FOSTERING RECREATION, EDUCATION, CULTURE AND THE ARTS

Jefferson County Middle School

The Bean Foundation has a Strong base of “stewardship,” placing service to/with the community above the Foundation’s self-interests. The Foundation leadership is entrepreneurial, a means for supporting the Foundation’s commitment of stewardship into perpetuity.

Case Studies > Jefferson County Middle School

LEADING WTIH PURPOSE

Community In Action

Until 1994, many Jefferson County (509 J District) junior high students, spent their days in an increasingly crowded old building and temporary spaces that were often hot in the summer and cold in the winter.

This uncomfortable environment made teaching and learning extremely difficult. In addition, even though the students came from three separate racial groups with distinct cultures—Caucasians, Native Americans, and Hispanics—teachers used the same traditional one-size-fits-all approach to education.

There was only modest consideration of their respective cultures, which made it difficult for non-white students to understand the context of their lessons. As a result, many experienced daily failure in the classroom. Confused, frustrated, and fearful, some stopped attending school regularly and others dropped out entirely. State test results showed that Jefferson County students were some of the most ill equipped children in the state.

The school district’s solution was to create a middle school that would serve grades 6 through 8 (upon startup) and use a new case management approach based on each student’s skill level and cultural identity.

The problem came down to how to fund a new school; like most school districts, 509J lacked the money to pay for land and construction costs. As a steward of the community, the Bean Foundation joined with the school district and the City of Madras to come up with a workable plan. It agreed to donate 29.56 acres for the proposed school building site IF within one year the district could pass a bond issue to fund the construction costs. The following year, the school district successfully passed a bond issue with the support of a strong multi-ethnic committee, and the land transfer was made. The Foundation then gave the City of Madras an additional seven acres to allow for the construction of a service road (City View Street), which would be needed by the school.

With more space, the new teaching environment and a focus on cultural sensitivity had an instant positive impact on the students. Soon, their State test results began to improve.

An interesting supplemental benefit of the Middle School and Juniper Hills projects was the development of a more collaborative project development process. This process has been applied in several subsequent projects which have been successful for the Schools, the County, the City and the Foundation.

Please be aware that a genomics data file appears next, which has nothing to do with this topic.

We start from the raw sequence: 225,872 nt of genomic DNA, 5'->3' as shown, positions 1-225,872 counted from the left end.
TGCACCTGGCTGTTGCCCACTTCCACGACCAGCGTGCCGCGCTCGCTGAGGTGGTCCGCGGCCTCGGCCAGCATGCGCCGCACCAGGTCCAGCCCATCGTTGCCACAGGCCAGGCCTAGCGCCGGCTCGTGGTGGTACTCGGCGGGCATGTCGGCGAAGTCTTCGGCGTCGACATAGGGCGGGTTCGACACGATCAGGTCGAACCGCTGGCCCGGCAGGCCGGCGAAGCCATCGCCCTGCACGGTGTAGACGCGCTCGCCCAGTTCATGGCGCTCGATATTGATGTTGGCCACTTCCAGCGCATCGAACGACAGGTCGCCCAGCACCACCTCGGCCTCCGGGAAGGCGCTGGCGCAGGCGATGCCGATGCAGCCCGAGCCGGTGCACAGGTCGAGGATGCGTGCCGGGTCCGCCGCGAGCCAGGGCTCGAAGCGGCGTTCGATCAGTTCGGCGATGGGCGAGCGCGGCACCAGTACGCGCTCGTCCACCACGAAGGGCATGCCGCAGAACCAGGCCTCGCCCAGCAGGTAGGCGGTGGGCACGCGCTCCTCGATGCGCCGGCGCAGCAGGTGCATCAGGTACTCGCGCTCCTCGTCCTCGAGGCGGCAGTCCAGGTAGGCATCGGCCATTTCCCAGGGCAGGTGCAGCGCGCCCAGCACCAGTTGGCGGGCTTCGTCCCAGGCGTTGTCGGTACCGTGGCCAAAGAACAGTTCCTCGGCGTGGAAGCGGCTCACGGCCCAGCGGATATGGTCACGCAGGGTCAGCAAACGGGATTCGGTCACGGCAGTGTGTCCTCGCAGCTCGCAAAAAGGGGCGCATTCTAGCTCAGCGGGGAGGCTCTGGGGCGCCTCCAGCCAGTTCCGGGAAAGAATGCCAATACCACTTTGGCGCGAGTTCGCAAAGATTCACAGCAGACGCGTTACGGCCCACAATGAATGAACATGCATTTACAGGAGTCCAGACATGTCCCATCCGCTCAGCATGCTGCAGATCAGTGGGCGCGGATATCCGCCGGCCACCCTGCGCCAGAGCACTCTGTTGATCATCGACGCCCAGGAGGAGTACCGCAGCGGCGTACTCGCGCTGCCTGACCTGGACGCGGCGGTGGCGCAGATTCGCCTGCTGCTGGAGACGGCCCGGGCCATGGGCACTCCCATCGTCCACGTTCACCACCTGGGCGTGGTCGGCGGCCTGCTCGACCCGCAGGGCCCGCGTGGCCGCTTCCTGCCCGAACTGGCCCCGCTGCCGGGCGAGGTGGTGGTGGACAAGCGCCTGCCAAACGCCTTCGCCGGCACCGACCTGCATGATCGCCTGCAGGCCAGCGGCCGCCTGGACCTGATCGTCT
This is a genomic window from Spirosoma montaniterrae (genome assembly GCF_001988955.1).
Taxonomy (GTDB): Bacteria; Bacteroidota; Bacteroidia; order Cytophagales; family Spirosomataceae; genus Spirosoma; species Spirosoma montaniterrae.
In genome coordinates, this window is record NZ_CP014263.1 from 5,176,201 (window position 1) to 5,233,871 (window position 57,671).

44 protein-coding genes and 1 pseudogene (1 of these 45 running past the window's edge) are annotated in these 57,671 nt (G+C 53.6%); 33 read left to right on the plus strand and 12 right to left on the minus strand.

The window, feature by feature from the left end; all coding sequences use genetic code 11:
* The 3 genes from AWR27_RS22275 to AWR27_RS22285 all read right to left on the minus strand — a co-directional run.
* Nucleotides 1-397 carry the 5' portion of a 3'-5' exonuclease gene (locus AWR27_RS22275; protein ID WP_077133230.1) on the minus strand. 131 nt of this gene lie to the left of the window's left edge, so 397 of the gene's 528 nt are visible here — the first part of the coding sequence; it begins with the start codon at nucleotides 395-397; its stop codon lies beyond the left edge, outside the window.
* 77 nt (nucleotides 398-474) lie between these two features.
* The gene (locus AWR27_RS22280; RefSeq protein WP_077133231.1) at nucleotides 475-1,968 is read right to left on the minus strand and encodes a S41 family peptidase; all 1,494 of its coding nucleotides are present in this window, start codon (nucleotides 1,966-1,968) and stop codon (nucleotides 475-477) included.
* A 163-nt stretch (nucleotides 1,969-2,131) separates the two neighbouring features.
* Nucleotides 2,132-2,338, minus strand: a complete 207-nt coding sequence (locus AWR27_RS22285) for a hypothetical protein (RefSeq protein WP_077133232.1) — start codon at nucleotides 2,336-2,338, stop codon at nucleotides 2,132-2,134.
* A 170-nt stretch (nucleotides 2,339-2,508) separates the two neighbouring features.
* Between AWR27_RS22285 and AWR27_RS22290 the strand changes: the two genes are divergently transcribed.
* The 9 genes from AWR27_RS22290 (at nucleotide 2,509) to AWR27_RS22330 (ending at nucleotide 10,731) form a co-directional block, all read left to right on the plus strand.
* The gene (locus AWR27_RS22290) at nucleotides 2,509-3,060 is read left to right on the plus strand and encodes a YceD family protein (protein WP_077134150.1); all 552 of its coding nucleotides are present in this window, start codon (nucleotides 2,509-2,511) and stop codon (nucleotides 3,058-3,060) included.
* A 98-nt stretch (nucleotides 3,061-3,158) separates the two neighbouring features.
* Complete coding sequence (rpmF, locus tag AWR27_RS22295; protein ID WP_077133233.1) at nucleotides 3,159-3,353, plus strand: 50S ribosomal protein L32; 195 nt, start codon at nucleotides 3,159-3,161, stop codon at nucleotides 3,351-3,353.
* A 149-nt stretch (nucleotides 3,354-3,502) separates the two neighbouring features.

THE NEED

Until 1994, many Jefferson County (509 J District) junior high students, spent their days in an increasingly crowded old building and temporary spaces that were often hot in the summer and cold in the winter.

This uncomfortable environment made teaching and learning difficult. In addition, even though the students came from three separate racial groups with distinct cultures—Caucasians, Native Americans, and Hispanics—the dominate curriculum used was the same traditional one-size-fits-all approach to education.

As in many schools at that time, there was only modest consideration of respective cultures and learning styles, which made it difficult for non-white students to understand the context of their lessons. Many experienced failure in the classroom. Confused, frustrated, and fearful, the dropout rate was high. State test results showed that Jefferson County students were some of the most ill-equipped children in the state.

SOLUTION

The school district needed more space, the solution was to create a middle school that would serve grades 6 through 8, and with smaller class sizes, they could implement a new case management approach based on each student’s skill level and cultural identity.

The problem came down to how to fund a new school; like most school districts, 509J lacked the money to pay for land and construction costs. As a steward of the community, the Bean Foundation joined with the school district and the City of Madras to come up with a workable plan. It agreed to donate about 29 acres for the proposed school building site IF within a year the district could pass a bond to fund the construction costs. The following year, the school district successfully passed a bond with the support of a strong multiethnic citizen committee, and the land transfer was made. The Foundation also gave the City of Madras an additional 7 acres to allow for the construction of service roads needed.

IMPACT

With more space, the new teaching environment and a focus on cultural sensitivity had an instant positive impact on the students. Soon, their State test results began to improve.

An interesting supplemental benefit of the Middle School and Juniper Hills projects was the development of a more collaborative project development process. This process has been applied in several subsequent projects which have been successful for the Schools, the County, the City and the Foundation.

FROM THE COMMUNITY

The Bean Foundation is and has been an integral part of making our community a better place. They promote, support and help build other organizations that, in turn, promote a greater good for our communities. My wish would be that every town has an advocate, like The Bean Foundation, to make their community a better place.

Rick Molitor, Former School/ESD Superintendent, Current Business Owner and 12 Year Resident of Madras